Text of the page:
As an example of an esoteric tradition of Buddhism, one which has been largely lost, we may look at the Sahajiya Buddhist tradition of northeastern India. It has survived in rare writings found in northern Bengal. These texts were written in local languages and called the Caryapadas and Dohas. In these poems and songs, Sahajiya Buddhist practitioners or siddhacaryas described their inner experiences, and their contacts with supernatural guides. These poems spread and were popular throughout northern India. In this example we shall focus on their religious mysticism, as an example of the esoteric Tantric Buddhism of the eighth through twelfth centuries CE in Bengal.

These caryapada poems and songs included the use of dharanis or mantras, mudras, mandalas, attainment of supernatural powers, initiation or abhisheka rituals (more popularly called diksha) and visualization and identification with gods and goddesses of the inner or sambhogakaya worlds as important aspects of esoteric practice. They elaborate on the spiritual or inner physiology of the body, with control of vital winds, and sexual yoga practices which evoke and redistribute subtle energies. Ultimate emptiness (sunyata) and compassion (karuna) become personified as male and female figures, and their spiritual union could create great bliss (mahasukha). The human body becomes the reflection of the universe, and what happened in one could affect the other. Other ideas include the illusory nature of the physical world (which is neither existent nor non-existent), the universe as a place of eternal change, the limitations of rational knowledge, and many metaphors for the mind, body and the formless Void. Some poems were based on the idea of Sahajiya yoga, 'easy' or 'natural' yoga, which described the body as a mass of subtle psychic rivers which the yogin must navigate to attain bliss. The poems also included social criticism, and images of the local landscapes, especially boats and rivers.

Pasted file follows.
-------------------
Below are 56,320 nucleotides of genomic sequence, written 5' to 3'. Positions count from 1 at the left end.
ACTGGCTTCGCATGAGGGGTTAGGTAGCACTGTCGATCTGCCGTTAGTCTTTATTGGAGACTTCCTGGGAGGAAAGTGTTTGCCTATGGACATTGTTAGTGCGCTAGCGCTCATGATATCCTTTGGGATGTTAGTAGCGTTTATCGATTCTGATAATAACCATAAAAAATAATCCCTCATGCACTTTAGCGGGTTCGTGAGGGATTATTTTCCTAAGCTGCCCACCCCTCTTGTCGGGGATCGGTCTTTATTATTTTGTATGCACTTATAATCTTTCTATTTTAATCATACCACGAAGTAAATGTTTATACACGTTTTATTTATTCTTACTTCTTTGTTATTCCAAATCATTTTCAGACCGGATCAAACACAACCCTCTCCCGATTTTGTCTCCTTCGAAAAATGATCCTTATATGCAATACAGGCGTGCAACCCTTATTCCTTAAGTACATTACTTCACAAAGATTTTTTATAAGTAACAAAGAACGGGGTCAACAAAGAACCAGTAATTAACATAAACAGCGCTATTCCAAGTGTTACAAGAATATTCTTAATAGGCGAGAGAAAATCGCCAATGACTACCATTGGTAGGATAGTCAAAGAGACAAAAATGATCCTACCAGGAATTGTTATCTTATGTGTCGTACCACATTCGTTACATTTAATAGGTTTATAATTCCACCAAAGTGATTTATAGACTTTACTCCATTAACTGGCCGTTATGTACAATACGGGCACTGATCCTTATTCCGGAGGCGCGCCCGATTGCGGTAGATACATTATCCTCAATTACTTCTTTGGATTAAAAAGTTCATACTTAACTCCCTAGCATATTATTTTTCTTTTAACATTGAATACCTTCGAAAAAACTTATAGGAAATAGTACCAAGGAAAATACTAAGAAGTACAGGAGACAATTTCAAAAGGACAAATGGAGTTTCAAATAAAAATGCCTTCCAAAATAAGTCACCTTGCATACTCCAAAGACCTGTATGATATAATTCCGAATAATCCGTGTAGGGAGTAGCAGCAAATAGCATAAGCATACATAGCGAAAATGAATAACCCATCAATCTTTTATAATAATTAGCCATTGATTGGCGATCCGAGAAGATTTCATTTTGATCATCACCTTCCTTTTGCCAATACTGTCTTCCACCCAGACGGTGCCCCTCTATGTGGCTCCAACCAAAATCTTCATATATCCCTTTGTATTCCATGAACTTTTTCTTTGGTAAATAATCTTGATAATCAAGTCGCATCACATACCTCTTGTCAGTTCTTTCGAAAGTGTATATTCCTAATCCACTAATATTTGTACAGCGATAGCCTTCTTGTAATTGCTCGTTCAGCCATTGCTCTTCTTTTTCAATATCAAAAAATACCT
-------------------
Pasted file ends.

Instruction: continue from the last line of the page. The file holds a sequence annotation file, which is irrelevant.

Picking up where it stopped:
Sahajiya sadhanas or spiritual practices involved personification of the female element (as the supernatural figures of Candali, Dombi, Savari, Nairamani, etc). The rituals were usually described in metaphors- the lotus and the thunderbolt must meet in the body, uniting through bliss; the moon melts onto the blazing house; the dazzling goddess moves upwards through the burning house and brings cool winds of joy into the darkness. The naked yogin sees the divine woman (Dombi), and she sings and dances and reveals the truth. He is mad with bliss, and their marriage teaches both spiritual ideals and practices. (For further data, see Shashibhusan Dasgupta, Obscure Religious Cults).

This form of Buddhism has largely been lost, surviving today through songs of modern Sahajiyas, who are primarily Hindu Vaishnava these days, and in the songs of Bauls, wanderers who travel singing esoteric and other types of religious and local folk songs. These texts are used here as examples of a lost set of Buddhist spiritual practices, from which we have only remnants. Recovery of past beliefs is an important part of religious scholarship.

Doing practices that are guided by yidams is one way to regain access to esoteric Buddhism. Such access may be difficult or impossible to obtain today because so many of these practices have been lost in modern Buddhist traditions.